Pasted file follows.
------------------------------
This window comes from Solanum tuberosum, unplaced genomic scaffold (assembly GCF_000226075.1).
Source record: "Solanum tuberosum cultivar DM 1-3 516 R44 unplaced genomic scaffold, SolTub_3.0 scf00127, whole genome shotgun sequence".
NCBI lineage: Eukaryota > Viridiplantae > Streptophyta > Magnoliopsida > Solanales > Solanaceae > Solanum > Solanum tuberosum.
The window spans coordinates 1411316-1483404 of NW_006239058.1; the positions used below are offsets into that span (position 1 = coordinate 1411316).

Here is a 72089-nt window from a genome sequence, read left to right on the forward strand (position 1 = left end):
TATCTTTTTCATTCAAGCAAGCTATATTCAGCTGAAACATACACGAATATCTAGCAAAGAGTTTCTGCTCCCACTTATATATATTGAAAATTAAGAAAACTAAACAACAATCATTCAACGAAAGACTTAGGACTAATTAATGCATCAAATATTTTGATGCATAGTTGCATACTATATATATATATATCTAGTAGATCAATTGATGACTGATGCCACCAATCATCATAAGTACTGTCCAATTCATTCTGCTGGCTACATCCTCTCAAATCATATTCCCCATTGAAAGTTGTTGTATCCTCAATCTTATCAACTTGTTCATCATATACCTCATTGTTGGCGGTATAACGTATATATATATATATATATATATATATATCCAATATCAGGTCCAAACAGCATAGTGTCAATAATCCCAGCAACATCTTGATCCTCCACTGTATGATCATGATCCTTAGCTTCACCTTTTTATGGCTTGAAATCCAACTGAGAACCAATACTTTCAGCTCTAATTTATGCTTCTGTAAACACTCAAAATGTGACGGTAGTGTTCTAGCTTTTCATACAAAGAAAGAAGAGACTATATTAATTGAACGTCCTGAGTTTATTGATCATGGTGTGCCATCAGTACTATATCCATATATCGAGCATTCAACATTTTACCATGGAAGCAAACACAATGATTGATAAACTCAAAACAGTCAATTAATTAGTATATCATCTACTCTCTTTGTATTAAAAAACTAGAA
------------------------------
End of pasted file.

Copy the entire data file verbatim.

This window comes from Solanum tuberosum, unplaced genomic scaffold (assembly GCF_000226075.1).
Source record: "Solanum tuberosum cultivar DM 1-3 516 R44 unplaced genomic scaffold, SolTub_3.0 scf00127, whole genome shotgun sequence".
NCBI lineage: Eukaryota > Viridiplantae > Streptophyta > Magnoliopsida > Solanales > Solanaceae > Solanum > Solanum tuberosum.
The window spans coordinates 1411316-1483404 of NW_006239058.1; the positions used below are offsets into that span (position 1 = coordinate 1411316).

Here is a 72089-nt window from a genome sequence, read left to right on the forward strand (position 1 = left end):
TATCTTTTTCATTCAAGCAAGCTATATTCAGCTGAAACATACACGAATATCTAGCAAAGAGTTTCTGCTCCCACTTATATATATTGAAAATTAAGAAAACTAAACAACAATCATTCAACGAAAGACTTAGGACTAATTAATGCATCAAATATTTTGATGCATAGTTGCATACTATATATATATATATCTAGTAGATCAATTGATGACTGATGCCACCAATCATCATAAGTACTGTCCAATTCATTCTGCTGGCTACATCCTCTCAAATCATATTCCCCATTGAAAGTTGTTGTATCCTCAATCTTATCAACTTGTTCATCATATACCTCATTGTTGGCGGTATAACGTATATATATATATATATATATATATATATCCAATATCAGGTCCAAACAGCATAGTGTCAATAATCCCAGCAACATCTTGATCCTCCACTGTATGATCATGATCCTTAGCTTCACCTTTTTATGGCTTGAAATCCAACTGAGAACCAATACTTTCAGCTCTAATTTATGCTTCTGTAAACACTCAAAATGTGACGGTAGTGTTCTAGCTTTTCATACAAAGAAAGAAGAGACTATATTAATTGAACGTCCTGAGTTTATTGATCATGGTGTGCCATCAGTACTATATCCATATATCGAGCATTCAACATTTTACCATGGAAGCAAACACAATGATTGATAAACTCAAAACAGTCAATTAATTAGTATATCATCTACTCTCTTTGTATTAAAAAACTAGAA